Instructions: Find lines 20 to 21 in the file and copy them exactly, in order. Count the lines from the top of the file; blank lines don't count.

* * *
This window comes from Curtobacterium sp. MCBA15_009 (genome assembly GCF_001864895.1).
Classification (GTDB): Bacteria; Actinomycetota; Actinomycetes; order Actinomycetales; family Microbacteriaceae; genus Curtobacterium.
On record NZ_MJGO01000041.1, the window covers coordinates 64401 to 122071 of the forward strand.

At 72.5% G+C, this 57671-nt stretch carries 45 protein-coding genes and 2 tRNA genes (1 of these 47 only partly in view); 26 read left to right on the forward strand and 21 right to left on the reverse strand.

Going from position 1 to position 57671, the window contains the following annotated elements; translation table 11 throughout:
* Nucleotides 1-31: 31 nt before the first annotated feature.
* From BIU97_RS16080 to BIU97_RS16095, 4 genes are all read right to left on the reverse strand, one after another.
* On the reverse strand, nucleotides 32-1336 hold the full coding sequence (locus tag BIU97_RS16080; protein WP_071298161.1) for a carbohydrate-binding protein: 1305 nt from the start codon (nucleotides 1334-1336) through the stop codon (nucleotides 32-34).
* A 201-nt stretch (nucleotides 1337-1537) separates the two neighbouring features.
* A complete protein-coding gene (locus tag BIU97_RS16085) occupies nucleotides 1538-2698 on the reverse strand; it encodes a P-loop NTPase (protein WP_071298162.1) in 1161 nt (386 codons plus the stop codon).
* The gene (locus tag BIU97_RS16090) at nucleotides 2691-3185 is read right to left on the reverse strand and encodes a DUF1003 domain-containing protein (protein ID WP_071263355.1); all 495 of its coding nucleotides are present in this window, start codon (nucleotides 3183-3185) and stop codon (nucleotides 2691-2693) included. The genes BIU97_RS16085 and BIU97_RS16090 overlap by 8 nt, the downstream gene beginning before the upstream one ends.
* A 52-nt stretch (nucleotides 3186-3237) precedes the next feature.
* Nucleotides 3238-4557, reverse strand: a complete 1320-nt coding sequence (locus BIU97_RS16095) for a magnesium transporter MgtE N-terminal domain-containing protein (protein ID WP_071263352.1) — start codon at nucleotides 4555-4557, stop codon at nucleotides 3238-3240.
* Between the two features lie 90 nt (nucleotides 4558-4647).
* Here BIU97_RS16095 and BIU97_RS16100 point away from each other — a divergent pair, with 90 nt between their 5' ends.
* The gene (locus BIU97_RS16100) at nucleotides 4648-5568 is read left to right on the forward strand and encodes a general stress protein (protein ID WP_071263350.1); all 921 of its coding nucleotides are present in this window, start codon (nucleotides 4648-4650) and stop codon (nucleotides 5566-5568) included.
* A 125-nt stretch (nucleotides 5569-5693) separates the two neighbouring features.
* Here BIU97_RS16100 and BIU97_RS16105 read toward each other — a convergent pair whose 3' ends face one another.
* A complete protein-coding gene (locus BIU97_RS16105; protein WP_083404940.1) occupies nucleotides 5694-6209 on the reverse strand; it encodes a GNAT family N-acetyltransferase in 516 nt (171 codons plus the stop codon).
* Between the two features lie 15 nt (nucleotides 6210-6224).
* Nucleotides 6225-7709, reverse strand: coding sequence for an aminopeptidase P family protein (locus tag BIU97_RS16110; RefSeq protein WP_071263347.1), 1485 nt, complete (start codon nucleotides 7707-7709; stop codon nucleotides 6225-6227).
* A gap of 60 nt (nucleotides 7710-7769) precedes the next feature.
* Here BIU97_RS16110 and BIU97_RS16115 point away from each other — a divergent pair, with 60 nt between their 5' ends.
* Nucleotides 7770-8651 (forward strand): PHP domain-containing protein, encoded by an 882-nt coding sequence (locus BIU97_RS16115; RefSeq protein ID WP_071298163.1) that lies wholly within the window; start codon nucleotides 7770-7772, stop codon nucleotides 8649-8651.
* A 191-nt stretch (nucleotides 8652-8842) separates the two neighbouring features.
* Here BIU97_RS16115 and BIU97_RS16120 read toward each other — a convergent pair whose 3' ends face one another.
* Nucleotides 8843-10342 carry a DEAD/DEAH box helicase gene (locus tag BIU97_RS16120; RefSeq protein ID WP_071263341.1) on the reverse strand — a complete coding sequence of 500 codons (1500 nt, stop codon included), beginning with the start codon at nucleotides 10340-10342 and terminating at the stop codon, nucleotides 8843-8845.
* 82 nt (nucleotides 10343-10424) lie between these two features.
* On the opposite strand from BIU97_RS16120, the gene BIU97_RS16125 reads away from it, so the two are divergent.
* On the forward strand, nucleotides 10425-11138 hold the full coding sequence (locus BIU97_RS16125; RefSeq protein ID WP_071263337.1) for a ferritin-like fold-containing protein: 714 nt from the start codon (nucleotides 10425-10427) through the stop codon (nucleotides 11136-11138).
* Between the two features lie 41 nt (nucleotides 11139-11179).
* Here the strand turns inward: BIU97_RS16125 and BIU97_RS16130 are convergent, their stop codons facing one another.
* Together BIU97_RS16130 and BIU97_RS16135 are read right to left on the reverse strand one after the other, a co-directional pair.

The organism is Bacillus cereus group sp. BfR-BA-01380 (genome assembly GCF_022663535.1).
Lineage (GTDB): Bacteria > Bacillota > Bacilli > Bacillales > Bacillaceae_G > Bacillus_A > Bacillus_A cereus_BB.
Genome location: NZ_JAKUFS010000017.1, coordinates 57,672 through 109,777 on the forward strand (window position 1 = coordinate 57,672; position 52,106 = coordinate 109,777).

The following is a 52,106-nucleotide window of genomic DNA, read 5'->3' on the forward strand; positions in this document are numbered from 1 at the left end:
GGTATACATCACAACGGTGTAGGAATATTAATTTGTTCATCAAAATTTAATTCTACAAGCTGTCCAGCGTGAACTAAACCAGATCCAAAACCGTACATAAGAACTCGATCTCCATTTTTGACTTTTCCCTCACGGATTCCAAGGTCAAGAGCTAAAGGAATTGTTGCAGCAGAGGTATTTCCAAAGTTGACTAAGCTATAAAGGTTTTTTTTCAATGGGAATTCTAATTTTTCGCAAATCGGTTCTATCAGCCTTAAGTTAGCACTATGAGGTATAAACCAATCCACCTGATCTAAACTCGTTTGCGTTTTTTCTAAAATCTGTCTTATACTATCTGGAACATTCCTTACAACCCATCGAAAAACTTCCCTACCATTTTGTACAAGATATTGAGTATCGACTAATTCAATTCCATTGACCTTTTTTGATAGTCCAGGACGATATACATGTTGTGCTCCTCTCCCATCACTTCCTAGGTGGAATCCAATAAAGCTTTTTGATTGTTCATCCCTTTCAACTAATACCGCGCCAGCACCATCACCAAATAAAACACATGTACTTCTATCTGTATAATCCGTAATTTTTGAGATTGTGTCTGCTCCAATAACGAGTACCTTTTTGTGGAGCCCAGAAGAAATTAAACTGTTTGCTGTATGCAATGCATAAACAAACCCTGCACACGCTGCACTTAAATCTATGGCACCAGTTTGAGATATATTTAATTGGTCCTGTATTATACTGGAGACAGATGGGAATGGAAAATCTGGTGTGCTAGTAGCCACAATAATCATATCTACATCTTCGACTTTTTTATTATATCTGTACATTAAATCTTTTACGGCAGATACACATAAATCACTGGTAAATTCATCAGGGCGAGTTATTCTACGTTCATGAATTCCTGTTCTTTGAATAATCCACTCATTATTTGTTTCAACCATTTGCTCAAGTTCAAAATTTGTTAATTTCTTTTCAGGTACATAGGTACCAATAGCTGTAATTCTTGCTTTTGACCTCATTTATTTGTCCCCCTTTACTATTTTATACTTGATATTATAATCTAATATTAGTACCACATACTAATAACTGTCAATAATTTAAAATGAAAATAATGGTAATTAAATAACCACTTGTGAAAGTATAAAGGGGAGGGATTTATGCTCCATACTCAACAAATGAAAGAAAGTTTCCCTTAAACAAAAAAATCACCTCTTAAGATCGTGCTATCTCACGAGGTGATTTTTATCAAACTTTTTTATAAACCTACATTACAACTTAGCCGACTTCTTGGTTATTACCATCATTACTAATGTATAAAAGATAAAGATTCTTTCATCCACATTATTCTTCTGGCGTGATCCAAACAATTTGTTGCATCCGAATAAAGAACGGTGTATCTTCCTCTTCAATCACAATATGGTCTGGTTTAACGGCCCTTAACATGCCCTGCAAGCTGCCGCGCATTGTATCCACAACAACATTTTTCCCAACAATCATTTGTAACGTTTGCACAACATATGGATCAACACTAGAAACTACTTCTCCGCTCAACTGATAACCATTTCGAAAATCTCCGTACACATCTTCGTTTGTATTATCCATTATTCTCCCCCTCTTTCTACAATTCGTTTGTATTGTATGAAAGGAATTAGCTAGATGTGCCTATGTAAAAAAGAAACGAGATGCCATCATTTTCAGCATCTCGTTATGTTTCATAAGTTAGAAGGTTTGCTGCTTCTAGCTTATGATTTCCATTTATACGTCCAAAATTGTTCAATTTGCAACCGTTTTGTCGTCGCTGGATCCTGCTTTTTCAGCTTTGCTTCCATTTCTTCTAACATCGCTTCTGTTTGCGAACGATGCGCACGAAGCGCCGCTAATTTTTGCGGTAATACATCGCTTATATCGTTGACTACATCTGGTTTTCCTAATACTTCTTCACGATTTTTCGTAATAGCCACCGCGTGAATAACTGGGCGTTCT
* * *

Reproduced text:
* Between the two features lie 15 nt (nucleotides 6210-6224).
* Nucleotides 6225-7709, reverse strand: coding sequence for an aminopeptidase P family protein (locus tag BIU97_RS16110; RefSeq protein WP_071263347.1), 1485 nt, complete (start codon nucleotides 7707-7709; stop codon nucleotides 6225-6227).